The dynamic conclusion to the Agent of Change series in Lee and Miller's Liaden Universe!
Val Con yos'Phelium: a Scout, former Agent of Change, husband, brother to Turtles, and designated heir to Clan Korval's fortune and mission... Whether you considered him respectable or not, no one would call him a gambling man. When he reappears demanding Balance and retribution, he looks exactly like the kind of leader his clan has been producing for generations. On his capable shoulders the fate of his Clan, his world, and his civilization.... Pat Rin yos'Phelium: fond father, bon vivant, ne'er-do-well... and a professional gambler. The enemies of Korval have offered Pat Rin the Ring that would make all of Korval's holdings his own and a Juntavas Judge has offered Pat Rin a world....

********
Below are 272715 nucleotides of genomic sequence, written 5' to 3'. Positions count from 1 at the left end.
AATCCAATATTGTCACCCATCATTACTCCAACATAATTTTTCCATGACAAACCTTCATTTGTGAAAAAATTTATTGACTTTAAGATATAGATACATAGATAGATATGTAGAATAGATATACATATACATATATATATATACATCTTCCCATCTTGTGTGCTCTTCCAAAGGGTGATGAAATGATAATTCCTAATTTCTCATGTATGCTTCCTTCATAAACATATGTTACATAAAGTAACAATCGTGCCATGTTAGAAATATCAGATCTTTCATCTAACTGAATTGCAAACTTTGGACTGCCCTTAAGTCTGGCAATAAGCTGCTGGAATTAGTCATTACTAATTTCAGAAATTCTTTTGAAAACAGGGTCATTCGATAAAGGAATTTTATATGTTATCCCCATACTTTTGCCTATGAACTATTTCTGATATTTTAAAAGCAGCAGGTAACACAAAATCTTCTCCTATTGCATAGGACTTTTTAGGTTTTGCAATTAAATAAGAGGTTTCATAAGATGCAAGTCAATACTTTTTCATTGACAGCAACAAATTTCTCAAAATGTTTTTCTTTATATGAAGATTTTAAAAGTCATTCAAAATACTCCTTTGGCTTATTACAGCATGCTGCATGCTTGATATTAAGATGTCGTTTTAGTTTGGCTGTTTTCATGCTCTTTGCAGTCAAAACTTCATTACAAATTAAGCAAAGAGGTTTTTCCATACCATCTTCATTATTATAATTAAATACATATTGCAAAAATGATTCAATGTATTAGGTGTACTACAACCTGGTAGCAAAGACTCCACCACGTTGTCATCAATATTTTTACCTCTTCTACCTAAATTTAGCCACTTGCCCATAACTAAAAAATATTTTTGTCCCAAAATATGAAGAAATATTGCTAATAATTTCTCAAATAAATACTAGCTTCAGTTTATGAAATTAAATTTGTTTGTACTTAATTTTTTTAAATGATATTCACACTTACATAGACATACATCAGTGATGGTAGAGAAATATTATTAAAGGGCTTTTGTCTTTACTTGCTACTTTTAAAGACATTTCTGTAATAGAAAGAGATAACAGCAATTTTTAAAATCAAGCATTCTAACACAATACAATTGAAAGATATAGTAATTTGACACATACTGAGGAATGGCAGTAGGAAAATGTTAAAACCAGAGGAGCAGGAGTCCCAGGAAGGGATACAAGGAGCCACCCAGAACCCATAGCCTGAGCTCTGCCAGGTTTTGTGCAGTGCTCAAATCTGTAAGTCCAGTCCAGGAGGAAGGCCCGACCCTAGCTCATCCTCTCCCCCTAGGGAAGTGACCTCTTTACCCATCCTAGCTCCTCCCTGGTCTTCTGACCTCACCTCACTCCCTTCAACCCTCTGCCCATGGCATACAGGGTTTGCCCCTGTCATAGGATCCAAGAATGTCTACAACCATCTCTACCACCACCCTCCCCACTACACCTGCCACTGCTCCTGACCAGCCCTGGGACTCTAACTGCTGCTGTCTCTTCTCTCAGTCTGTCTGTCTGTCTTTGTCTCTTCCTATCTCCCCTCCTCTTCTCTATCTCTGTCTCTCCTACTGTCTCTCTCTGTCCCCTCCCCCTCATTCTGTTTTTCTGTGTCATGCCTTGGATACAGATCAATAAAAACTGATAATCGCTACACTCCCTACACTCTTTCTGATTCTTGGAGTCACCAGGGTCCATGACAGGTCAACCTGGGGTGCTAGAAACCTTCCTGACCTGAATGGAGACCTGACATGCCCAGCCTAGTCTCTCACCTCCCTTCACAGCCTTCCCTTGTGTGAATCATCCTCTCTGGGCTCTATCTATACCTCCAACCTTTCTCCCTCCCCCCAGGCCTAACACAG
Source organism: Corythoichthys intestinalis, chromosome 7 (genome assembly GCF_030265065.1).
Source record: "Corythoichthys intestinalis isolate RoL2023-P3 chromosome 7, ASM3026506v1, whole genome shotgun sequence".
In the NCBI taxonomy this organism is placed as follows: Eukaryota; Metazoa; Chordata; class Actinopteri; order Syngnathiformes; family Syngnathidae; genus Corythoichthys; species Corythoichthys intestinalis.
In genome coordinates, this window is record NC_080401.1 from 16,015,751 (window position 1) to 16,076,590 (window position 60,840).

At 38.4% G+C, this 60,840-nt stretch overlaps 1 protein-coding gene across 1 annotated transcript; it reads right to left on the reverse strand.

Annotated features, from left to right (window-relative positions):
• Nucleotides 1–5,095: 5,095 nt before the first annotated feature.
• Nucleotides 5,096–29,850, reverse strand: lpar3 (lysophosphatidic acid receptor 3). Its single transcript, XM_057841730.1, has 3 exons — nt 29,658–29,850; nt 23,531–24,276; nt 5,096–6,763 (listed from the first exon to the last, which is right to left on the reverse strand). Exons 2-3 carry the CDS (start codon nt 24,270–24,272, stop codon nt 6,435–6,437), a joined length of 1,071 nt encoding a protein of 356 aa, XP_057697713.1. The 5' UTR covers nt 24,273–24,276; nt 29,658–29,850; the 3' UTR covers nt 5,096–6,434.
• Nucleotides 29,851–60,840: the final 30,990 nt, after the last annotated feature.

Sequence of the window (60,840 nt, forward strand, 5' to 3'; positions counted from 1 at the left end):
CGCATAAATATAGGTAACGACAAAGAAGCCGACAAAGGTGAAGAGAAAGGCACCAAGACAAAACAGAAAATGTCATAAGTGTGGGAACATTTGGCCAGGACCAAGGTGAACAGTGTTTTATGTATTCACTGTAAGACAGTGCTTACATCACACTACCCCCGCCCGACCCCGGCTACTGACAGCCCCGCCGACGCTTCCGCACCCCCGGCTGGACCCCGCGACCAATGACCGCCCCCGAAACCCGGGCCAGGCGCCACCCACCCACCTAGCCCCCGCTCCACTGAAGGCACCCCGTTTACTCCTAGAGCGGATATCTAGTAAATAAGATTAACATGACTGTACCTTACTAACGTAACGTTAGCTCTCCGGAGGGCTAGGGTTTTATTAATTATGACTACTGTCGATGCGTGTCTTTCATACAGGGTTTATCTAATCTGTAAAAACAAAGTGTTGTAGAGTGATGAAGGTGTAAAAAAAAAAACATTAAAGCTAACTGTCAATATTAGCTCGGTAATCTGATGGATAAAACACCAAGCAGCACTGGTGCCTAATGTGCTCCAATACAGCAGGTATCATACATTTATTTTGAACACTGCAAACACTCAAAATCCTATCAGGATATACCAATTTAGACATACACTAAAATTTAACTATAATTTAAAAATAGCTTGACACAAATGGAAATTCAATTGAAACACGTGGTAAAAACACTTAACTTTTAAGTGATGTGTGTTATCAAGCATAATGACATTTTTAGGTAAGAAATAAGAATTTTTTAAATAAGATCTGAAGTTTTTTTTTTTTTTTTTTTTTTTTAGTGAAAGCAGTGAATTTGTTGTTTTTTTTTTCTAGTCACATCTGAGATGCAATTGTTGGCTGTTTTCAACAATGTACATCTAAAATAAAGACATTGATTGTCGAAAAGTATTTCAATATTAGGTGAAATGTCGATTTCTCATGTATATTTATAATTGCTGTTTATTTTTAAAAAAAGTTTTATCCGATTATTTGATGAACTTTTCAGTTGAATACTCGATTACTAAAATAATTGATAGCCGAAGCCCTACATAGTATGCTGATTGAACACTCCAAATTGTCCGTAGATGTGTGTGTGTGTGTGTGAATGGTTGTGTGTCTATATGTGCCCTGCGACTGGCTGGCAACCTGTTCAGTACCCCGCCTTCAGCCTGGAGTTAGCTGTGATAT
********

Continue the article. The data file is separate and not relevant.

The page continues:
When he appears with hired guns in tow, no one is expecting him and no one knows what he'll do. Pat Rin is a gambling man, and on his wild-card shoulders the fate of his Clan, his world, his civilization....
This long-awaited culmination of the Agent of Change sequence of Sharon Lee and Steve Miller's internationally acclaimed Liaden Universe novels pits unexpected friends and unexpected enemies against each other in a war that spans planets and races - and threatens to bring interstellar violence to the very surface of fabled Liad.
©2002 Sharon Lee and Steve Miller (P)2012 Audible, Inc.
A 50-something who loves sci-fi, cozy mysteries, thrillers, an occasional romance, and any genre if it is a good story. And especially if it makes me laugh! No vampires or zombies though - these are NOT sci-fi!